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Wednesday, 15 May 1957

Dr EVATT (BARTON, NEW SOUTH WALES) - I wish to direct a supplementary question to the right honorable gentleman. I am not interested in putting a hypothetical question; I ask him whether action can be further delayed if it is to be of any value. After all, three or four months have elapsed since it was reported that Australia and France were to have this matter brought before the United Nations. No action has yet been taken. I ask the Minister whether this Government proposes, or has proposed - with the support of other governments or not - taking positive action to bring before the tribunal, which could decide the matter directly, or before the United Nations, the question of the right of Israeli vessels to use the canal on equal terms with vessels of other countries, and proceed up the Gulf of Aqaba to their own port. I put it to the right honorable gentleman that action which could lead to violent reaction may be taken when, instead, the constitutional procedures available through the United Nations or the international court should be availed of now.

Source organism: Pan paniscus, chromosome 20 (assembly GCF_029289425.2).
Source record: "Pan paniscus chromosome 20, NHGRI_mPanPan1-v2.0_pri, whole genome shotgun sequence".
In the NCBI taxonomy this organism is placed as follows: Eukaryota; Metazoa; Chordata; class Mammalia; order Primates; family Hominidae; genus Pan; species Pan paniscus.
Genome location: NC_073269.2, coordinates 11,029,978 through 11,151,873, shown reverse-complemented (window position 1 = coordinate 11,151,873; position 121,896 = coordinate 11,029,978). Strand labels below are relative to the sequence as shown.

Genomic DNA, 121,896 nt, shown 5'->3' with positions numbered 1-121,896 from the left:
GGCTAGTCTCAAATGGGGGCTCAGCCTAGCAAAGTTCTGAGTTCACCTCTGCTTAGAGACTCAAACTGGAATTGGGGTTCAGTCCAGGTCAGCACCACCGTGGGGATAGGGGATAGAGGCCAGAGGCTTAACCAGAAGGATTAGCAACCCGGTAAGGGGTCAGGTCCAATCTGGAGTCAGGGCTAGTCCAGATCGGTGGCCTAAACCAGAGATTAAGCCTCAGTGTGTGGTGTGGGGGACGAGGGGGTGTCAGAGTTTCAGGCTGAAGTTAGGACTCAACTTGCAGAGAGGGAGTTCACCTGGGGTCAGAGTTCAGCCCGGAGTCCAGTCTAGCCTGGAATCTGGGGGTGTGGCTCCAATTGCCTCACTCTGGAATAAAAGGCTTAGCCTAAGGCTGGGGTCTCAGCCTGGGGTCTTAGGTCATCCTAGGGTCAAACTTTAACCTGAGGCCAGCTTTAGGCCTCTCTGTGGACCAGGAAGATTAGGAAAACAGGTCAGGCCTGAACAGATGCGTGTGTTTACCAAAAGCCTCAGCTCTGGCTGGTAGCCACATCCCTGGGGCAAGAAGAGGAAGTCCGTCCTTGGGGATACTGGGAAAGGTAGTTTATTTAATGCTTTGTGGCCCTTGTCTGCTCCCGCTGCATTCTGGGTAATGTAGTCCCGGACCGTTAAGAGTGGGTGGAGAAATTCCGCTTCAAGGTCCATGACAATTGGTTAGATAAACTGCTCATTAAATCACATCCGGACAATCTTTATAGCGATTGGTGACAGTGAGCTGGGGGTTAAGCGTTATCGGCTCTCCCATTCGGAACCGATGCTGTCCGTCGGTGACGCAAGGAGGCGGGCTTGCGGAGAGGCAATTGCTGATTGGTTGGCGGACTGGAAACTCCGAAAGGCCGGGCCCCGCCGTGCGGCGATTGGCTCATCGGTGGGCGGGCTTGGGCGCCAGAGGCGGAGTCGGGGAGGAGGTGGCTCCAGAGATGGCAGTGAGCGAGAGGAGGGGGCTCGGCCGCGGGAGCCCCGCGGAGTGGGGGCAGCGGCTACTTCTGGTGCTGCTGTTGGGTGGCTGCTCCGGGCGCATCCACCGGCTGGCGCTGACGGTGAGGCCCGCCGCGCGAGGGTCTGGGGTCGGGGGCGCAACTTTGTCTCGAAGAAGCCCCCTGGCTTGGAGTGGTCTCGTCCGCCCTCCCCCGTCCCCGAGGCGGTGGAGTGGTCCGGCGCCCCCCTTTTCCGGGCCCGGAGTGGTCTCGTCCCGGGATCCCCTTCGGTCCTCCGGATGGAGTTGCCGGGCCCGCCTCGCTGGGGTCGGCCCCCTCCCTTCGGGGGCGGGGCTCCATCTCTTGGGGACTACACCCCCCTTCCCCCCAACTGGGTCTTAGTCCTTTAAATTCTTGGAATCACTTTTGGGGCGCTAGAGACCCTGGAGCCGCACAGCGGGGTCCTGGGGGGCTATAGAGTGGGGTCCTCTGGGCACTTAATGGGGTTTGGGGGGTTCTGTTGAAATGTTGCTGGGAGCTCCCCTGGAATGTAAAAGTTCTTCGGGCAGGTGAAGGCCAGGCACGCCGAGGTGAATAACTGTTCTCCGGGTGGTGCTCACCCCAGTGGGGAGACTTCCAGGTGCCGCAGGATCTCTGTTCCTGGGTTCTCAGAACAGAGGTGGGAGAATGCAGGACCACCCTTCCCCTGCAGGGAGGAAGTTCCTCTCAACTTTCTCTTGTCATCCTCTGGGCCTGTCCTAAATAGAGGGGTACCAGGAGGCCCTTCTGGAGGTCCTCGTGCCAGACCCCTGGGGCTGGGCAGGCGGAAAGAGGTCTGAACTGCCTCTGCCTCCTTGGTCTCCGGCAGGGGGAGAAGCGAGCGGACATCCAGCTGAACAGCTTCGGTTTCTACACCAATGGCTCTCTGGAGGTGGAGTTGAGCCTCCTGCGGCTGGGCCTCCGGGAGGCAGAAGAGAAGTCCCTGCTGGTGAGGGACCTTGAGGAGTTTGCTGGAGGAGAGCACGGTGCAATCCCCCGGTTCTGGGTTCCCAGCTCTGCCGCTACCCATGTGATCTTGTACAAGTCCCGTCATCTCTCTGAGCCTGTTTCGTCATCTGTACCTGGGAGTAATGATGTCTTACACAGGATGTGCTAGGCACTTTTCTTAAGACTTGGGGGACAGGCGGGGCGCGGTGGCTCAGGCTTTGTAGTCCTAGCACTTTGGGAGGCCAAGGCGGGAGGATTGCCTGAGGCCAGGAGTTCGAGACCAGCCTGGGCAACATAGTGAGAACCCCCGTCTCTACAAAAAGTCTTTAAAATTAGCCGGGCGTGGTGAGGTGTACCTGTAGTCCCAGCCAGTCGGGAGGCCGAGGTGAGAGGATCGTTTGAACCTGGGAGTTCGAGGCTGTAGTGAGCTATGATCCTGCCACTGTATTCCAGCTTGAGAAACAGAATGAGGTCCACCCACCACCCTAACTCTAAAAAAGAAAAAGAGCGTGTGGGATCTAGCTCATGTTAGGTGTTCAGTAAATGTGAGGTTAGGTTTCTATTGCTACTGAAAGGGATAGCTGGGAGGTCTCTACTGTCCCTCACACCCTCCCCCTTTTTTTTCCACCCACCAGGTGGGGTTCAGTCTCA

Mr CASEY - I know of no specific reference in recent times to the Security Council or the United Nations General Assembly of this subject of Israeli shipping using the canal. I have heard, unofficially, suggestions, hints and rumours that the matter might be taken to the international court but, from the messages that have been passing in the last fortnight, my instinct is that that proposal is not receiving any widespread support. In any event, the processes of the international court are not notably rapid. Speaking as one who is not a lawyer, I believe that relatively quick action may be called for, and I would not regard reference to the court as a solution, because events would catch up with its decision very quickly.

Our conscience - so far as conscience comes into these things - is clear. No less than six weeks ago, and several times since, we have strongly advocated to our friends that this matter should be firmly put on the plate of the Security Council once more. I refer to the general subjects that have been currently at issue over the last month or six weeks. These, as we all know, include prominently this question of Egyptian shipping. We have had no official information that Israel proposes sending a test ship through the canal, but the press has reported this - apparently authentically - and I suppose that one must accept it as being definitely in prospect, in the immediate future. I can say no more than that. I think we have done our utmost in this matter and I do not see what else we can do.

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